Any mention of Rwanda seems to evoke the Genocide there fourteen years ago. Since then, we’ve had at least a couple more (Darfur, Kosovo), but before Rwanda, there was Cambodia. Dith Pran, the Journalist from The Killing Fields said on his deathbed: One time is too many. Genocide pops up in the strangest places. Reading this travel account of a couple of Jewish backpackers in Germany is telling. It starts out easy enough.
There was a great divide between my generation and the ones that had lived through the Holocaust. It was their identity. To me, it was a history lesson.
But ends with this haunting image:
Near the exit was a beautiful bronze sculpture that read, “Never again.” Beyond the sculpture sat fifteen orange tents. There were fifty Rwandan refugees sitting in the dirt and cooking lunch. There was a cardboard sign in front of them with the words: “You said never again.“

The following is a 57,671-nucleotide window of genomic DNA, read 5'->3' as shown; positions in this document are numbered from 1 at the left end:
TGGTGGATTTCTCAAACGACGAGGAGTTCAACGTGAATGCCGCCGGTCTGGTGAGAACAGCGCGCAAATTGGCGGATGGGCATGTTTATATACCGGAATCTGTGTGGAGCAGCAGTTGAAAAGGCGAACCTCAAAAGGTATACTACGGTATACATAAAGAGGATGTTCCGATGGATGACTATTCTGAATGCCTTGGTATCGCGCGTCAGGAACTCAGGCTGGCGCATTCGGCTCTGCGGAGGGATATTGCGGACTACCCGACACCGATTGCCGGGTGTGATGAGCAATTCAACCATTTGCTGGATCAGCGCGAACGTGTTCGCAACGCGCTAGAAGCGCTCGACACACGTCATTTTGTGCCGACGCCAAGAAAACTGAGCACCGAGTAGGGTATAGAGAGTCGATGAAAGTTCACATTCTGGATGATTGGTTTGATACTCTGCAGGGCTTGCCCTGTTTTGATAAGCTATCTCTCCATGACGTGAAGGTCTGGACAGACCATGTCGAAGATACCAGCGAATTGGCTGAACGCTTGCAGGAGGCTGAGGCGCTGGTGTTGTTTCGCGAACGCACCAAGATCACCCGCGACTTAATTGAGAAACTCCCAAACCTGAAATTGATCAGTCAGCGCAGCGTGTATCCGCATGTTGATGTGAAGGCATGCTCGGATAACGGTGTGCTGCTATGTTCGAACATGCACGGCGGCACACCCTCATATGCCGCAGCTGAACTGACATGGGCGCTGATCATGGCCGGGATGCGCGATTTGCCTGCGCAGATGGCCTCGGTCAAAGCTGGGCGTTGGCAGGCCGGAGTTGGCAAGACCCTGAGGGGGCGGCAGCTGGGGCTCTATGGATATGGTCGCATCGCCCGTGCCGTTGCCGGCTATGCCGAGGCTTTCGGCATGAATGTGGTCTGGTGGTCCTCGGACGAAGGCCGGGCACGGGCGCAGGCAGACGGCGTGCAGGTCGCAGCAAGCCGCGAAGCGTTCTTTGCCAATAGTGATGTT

Is Dith Pran’s dream impossible? Will we always have genocide? I don’t know. I’m pessimistic enough to think that people will always suffer from irrational hatred. I suspect that the institutional intolerance that Rwanda is currently using is not the right way to get fix the problem in the long term. Now-a-days, Rwanda sacks officials for believing the wrong thing. It may work for now, but as long as people continue to believe the “genocide ideology“, it won’t matter if they lose their jobs, the beliefs persist and people will continue to elect people who think the wrong thing. Here we are, sixty years after the end of WWII, and Germany still hasn’t managed to cleanse itself of racists. I suspect it takes something more subtle. And it takes more time. There is one comment on that last link, though, that gives a note of caution: “He who says he knows the way, does not know the way.” — Lao-Tze